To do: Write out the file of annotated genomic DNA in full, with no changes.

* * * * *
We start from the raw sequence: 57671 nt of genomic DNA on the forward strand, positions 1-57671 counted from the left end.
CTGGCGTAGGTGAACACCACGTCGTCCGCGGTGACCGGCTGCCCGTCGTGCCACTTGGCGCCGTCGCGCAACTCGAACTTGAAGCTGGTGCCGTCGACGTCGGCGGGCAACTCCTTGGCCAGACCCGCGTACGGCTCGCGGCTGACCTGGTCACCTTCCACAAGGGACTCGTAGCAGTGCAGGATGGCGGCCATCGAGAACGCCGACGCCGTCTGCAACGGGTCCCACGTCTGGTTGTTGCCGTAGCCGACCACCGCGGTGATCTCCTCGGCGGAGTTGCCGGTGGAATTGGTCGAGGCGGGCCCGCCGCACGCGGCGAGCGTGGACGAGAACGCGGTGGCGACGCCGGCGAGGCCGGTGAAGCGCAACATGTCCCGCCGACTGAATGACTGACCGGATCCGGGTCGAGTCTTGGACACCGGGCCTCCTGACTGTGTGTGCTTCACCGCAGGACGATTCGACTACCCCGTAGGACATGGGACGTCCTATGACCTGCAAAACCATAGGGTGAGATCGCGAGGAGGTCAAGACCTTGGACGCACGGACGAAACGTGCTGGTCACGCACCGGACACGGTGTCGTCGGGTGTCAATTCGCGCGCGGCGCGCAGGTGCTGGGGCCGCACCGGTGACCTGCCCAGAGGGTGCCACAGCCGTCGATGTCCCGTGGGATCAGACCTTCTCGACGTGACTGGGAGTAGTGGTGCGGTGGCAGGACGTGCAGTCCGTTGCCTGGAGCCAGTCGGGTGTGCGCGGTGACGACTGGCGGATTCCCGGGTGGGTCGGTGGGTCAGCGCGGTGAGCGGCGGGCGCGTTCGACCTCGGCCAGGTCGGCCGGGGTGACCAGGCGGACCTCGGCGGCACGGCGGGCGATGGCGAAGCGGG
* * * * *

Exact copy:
We start from the raw sequence: 57671 nt of genomic DNA on the forward strand, positions 1-57671 counted from the left end.
CTGGCGTAGGTGAACACCACGTCGTCCGCGGTGACCGGCTGCCCGTCGTGCCACTTGGCGCCGTCGCGCAACTCGAACTTGAAGCTGGTGCCGTCGACGTCGGCGGGCAACTCCTTGGCCAGACCCGCGTACGGCTCGCGGCTGACCTGGTCACCTTCCACAAGGGACTCGTAGCAGTGCAGGATGGCGGCCATCGAGAACGCCGACGCCGTCTGCAACGGGTCCCACGTCTGGTTGTTGCCGTAGCCGACCACCGCGGTGATCTCCTCGGCGGAGTTGCCGGTGGAATTGGTCGAGGCGGGCCCGCCGCACGCGGCGAGCGTGGACGAGAACGCGGTGGCGACGCCGGCGAGGCCGGTGAAGCGCAACATGTCCCGCCGACTGAATGACTGACCGGATCCGGGTCGAGTCTTGGACACCGGGCCTCCTGACTGTGTGTGCTTCACCGCAGGACGATTCGACTACCCCGTAGGACATGGGACGTCCTATGACCTGCAAAACCATAGGGTGAGATCGCGAGGAGGTCAAGACCTTGGACGCACGGACGAAACGTGCTGGTCACGCACCGGACACGGTGTCGTCGGGTGTCAATTCGCGCGCGGCGCGCAGGTGCTGGGGCCGCACCGGTGACCTGCCCAGAGGGTGCCACAGCCGTCGATGTCCCGTGGGATCAGACCTTCTCGACGTGACTGGGAGTAGTGGTGCGGTGGCAGGACGTGCAGTCCGTTGCCTGGAGCCAGTCGGGTGTGCGCGGTGACGACTGGCGGATTCCCGGGTGGGTCGGTGGGTCAGCGCGGTGAGCGGCGGGCGCGTTCGACCTCGGCCAGGTCGGCCGGGGTGACCAGGCGGACCTCGGCGGCACGGCGGGCGATGGCGAAGCGGG